You know, Hank Williams was always a hero of mine. There’s something about what appears to be the simplicity of what he does. It’s so deceptive, because anyone else tries to do it, and suddenly, they realize it isn’t that simple. Or at least, simple isn’t the same as easy. Robert Johnson, I think, is similar, in that people think, ‘Oh yeah, I know what he’s doing there.’ Well, no. It just so happens that nobody else can do it. Nobody can do Robert Johnson, and nobody can do Hank Williams. There’s something about guys like that. It’s unique, and all one can do, I suppose, is pay a kind of service to the songs themselves, rather than the artist.

You’ve mentioned two guitar players, so I wonder what made you gravitate towards the piano, versus other instruments?

It’s a good point. I suppose, well, besides the obvious thing of – I like sitting down – although a lot of Nashville players play guitar sitting down…

Yeah, some of them have a pretty sweet deal here.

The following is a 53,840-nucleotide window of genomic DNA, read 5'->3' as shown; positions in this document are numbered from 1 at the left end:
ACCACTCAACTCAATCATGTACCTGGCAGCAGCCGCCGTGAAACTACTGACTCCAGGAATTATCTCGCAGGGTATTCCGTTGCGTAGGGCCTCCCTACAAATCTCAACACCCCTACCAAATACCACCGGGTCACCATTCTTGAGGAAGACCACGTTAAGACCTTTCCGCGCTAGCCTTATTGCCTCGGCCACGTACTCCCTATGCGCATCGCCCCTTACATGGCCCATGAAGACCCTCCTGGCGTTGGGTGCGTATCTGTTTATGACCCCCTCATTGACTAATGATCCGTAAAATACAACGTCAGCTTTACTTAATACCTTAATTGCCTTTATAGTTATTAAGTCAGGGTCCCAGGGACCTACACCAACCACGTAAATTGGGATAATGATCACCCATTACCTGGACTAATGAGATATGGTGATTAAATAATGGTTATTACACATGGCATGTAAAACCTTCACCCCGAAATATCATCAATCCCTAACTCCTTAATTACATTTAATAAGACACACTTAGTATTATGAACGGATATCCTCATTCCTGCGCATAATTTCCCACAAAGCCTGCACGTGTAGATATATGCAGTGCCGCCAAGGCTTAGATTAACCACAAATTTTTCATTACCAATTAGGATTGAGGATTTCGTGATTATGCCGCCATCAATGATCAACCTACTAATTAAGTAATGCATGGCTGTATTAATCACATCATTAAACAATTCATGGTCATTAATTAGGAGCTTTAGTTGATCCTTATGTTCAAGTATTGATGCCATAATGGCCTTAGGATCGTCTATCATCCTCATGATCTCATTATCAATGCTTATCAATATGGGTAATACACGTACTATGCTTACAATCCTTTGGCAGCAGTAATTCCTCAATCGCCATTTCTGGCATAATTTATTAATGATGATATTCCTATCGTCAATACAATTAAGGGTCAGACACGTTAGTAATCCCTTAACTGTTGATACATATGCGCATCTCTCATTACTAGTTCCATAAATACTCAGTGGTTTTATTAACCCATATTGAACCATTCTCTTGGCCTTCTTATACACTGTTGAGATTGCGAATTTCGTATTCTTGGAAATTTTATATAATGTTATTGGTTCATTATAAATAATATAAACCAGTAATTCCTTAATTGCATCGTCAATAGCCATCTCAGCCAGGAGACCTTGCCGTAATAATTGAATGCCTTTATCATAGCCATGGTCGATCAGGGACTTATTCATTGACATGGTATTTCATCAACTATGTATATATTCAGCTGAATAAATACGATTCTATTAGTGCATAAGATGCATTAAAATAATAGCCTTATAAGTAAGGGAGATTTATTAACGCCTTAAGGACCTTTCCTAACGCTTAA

Exactly. I never saw myself as the guy up in front. I never saw myself as a guitar hero when all of my friends were either playing real guitars or air guitar. That wasn’t how I saw myself. I saw myself more at the back, just noodling along on the piano. I suppose there was a strange thing that happened. When I was listening to Muddy Waters, the more I listened to his records, the more I found myself picking out what (Waters’ piano player) Otis Spann was doing. Brilliant piano player though he was, he was very often deep in the mix, so it was quite hard to hear what he was doing. I just found my ear going to that, and trying to figure out why what he did sounded so great and touched me so deeply. I don’t really know why it is, but the piano just caught my ear. Maybe I just felt like there are enough guitarists in the world.